The OmniGlobe is an educational installation developed by ARC Science. It is an interactive spherical display which can project images and animations of planet surfaces and can visualize phenomena like real-time weather, plate tectonics, ice coverage over time, ocean currents etc.
These globes are installed in universities and museums worldwide and Canada’s first OmniGlobe was installed in UBC’s very own Pacific Museum of Earth. In addition to general viewing during museum hours, private 30-minute tours can also be booked. The materials provided here can be used in conjunction with the tours or independently as well.
Naming convention: T# denotes documents with information for the instructor. ST# denotes documents to be used by both students and teachers.
|The Moon: Earth’s solitary natural satellite, was our navigator and timekeeper for generations. It has been the subject of study for centuries, from Galileo first noticing the heavenly body’s imperfections in 1609 with a stolen spyglass, till Neil Armstrong set his foot on its surface in 1969 only to confirm Galileo’s Law of Free Fall. The moon remains a source of wonderment and fascination to this day, and we are expected to return to it again as soon as 2024, when, NASA says, a woman will set her first step on the moon.
Interesting facts: The Moon is not only the name of Earth’s natural satellite, but is also the common name for all natural satellites orbiting other planets. In our solar system, Jupiter is the planet orbited by the most moons: 63 moons! Notice, when speaking about our moon, we capitalize it - the Moon, while speaking of other moons, we use the lower case.
- T1 Overview
- T2 Workshop
- ST1 About the Moon
- ST3Moon Phases
- ST4,5 Observing the Moon
- ST6 Other Moons
|Mars, the Red Planet, is one of the major locations in the search for extraterrestrial life. For years, mass media told us stories of Martians visiting the Earth, but it was us who made the first trip across the great expanse when NASA’s Viking 1 & 2 landed on the planet’s surface in 1976. Since then, numerous probes have been sent to study the lay of the land, each trip raising our confidence in one day settling on the surface. In June 2018, we had to say goodbye to Opportunity, a faithful rover which served for over a decade on the planet’s surface. The latest mission: NASA’s InSight landed on Mars to conduct geological and seismic surveys. Talk of humans on Mars has been getting louder as companies like SpaceX have begun planning missions for as soon as the 2020s.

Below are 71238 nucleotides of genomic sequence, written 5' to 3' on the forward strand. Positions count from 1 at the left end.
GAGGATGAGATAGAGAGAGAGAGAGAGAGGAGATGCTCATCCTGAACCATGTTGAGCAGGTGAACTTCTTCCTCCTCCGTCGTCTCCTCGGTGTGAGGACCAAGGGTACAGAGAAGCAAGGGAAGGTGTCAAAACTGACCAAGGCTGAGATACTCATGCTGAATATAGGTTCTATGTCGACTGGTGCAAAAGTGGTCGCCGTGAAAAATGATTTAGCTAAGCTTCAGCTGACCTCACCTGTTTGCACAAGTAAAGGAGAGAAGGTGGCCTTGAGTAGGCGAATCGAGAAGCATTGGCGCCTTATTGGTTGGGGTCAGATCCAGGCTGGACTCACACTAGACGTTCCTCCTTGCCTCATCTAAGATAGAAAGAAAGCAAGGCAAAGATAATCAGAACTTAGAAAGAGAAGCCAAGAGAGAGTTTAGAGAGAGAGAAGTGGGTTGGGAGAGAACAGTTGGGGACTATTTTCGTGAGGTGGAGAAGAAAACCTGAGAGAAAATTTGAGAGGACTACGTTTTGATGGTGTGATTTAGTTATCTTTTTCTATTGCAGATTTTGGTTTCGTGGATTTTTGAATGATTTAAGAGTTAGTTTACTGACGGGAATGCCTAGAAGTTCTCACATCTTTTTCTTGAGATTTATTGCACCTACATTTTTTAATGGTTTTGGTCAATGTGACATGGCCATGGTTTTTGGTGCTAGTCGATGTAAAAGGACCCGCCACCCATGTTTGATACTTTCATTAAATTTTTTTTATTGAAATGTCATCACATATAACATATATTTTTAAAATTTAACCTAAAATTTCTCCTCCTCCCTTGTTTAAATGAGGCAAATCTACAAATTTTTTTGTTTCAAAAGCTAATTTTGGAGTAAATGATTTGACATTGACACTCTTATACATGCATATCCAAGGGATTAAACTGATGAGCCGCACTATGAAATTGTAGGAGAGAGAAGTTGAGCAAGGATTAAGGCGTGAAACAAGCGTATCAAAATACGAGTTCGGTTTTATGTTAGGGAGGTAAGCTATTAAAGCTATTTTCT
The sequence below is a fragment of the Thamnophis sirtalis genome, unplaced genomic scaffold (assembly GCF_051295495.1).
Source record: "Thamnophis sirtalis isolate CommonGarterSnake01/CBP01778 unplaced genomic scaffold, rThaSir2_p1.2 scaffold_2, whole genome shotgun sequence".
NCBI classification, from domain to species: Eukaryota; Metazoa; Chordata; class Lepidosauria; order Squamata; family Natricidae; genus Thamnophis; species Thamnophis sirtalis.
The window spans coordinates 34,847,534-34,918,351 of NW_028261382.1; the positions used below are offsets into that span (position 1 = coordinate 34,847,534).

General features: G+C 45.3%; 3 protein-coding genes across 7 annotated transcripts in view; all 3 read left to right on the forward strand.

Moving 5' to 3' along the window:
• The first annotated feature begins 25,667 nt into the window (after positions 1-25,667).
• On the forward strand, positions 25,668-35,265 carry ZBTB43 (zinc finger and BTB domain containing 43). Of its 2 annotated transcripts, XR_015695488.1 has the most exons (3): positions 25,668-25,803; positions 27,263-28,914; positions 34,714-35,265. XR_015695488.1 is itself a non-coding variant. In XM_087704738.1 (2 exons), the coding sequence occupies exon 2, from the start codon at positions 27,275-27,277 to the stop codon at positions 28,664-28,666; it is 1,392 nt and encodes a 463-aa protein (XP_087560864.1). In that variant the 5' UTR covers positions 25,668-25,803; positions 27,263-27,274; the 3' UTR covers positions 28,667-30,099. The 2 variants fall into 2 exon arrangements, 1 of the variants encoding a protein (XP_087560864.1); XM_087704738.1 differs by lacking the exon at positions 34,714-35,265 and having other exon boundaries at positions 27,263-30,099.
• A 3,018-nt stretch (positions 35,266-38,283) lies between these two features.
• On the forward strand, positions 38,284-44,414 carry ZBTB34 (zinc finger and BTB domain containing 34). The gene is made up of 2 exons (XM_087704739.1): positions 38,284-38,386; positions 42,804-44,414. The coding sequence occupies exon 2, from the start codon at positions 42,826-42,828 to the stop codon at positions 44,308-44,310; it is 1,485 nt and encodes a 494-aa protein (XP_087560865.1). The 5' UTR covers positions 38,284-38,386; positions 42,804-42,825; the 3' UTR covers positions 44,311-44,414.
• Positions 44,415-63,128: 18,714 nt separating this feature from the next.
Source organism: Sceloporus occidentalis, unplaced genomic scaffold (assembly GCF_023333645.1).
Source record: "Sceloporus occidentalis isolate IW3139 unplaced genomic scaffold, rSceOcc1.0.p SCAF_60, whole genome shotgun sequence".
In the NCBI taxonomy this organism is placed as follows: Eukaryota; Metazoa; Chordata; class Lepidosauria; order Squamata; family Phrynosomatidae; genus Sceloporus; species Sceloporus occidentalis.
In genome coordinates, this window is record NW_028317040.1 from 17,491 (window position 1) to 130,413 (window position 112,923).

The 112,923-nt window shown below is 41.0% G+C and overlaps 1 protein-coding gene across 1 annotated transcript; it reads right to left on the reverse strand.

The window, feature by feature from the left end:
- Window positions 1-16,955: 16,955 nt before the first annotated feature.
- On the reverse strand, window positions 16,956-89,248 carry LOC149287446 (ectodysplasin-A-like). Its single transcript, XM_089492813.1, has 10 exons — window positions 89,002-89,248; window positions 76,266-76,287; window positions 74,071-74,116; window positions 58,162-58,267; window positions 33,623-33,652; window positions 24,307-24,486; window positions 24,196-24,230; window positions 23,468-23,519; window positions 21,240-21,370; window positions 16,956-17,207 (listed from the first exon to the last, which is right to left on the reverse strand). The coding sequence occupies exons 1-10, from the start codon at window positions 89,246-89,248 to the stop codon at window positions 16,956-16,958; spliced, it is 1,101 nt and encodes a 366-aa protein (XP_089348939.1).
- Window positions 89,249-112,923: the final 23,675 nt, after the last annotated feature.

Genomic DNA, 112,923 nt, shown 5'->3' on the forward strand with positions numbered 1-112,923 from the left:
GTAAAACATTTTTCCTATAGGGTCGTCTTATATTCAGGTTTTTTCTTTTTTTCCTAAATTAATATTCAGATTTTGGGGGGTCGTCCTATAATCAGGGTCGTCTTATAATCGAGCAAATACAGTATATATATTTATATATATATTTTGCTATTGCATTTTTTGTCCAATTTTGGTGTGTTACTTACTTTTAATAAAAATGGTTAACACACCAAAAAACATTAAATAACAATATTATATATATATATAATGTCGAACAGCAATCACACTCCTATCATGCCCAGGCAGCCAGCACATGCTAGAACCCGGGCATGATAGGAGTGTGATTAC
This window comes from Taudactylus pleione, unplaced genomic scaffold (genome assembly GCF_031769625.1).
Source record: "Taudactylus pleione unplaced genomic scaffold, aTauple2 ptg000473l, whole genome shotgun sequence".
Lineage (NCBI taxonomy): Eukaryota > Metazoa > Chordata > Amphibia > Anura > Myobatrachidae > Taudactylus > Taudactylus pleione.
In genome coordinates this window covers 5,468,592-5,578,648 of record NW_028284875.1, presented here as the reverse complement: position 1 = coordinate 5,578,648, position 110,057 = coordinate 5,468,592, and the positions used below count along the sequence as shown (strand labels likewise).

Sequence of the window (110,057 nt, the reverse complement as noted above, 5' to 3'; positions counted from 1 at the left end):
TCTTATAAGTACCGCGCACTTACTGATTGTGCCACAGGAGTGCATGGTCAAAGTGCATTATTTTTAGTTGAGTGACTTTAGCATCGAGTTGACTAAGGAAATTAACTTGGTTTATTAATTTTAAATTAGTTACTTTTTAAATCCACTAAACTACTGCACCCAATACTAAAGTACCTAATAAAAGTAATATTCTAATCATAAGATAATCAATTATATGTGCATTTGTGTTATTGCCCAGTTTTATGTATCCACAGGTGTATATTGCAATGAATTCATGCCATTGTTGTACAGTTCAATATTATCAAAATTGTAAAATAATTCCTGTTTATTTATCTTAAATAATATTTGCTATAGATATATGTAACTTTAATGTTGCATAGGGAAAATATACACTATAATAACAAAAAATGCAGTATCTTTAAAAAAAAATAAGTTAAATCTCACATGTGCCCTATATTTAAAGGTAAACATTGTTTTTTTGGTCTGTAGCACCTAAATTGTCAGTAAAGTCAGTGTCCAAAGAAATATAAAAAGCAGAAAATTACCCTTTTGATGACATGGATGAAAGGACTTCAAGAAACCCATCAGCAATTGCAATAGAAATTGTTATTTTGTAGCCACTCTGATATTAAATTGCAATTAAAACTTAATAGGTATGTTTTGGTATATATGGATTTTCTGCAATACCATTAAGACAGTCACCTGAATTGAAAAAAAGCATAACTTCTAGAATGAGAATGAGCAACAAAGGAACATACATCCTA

Interesting facts: Mars is home to the largest mountain in the solar system. Olympus Mons is a 21 km tall volcano on the surface of Mars. It is over two and a half times taller than Mount Everest. The name Mars comes from the Roman...
- T1 Mars and Life
- ST1 Drake Equation
- ST1 Solar System
- ST2 Phase Transitions
- ST3 Magnetism of Mars
|Nature never hesitates to demonstrate its awesome power over the inhabitants of the Earth. Different physical and atmospheric phenomena cause devastating shows of force like earthquakes, hurricanes, tsunamis, and longer term effects like droughts, ice cap melting, wild fires, and continuous climate change. Knowing about these phenomena is important to reducing their impact on life and in time, perhaps even mitigating them entirely.
Scientists study the effects of climate change not only to understand these natural phenomena but also to be able to minimize or prevent their effects.
Interesting facts: https://www.nwf.org/eco-schools-usa/become-an-eco-school/pathways/climate-change/facts.aspx
For Gr. H. gasses you can point to PhET sim https://phet.colorado.edu/en/simulation/legacy/greenhouse
|The Solar System is our little neighborhood in the Milky Way, that we share with a number of unique inhabitants. From searing, rocky planets to frigid gas giants, the Solar System is home to eight large planets and numerous other smaller bodies like asteroids and planetary moons. Only a handful of satellites have travelled of the Solar System, but that is expected to change as knowing more about the Solar System can inform us about our origins as well.
Interesting facts: Surprisingly to many, the orbit of the Earth around the Sun is almost circular. So what then causes the seasons? The seasons are caused by the tilt of the Earth's axis or rotation. To learn more about it, check A Private Universe Project by Annenberg Foundation.
Another interesting fact is that it takes the sunlight about 8 minutes to travel from the Sun to the Earth: - 150,000,000 km. The speed of light is about 300,000 km/s.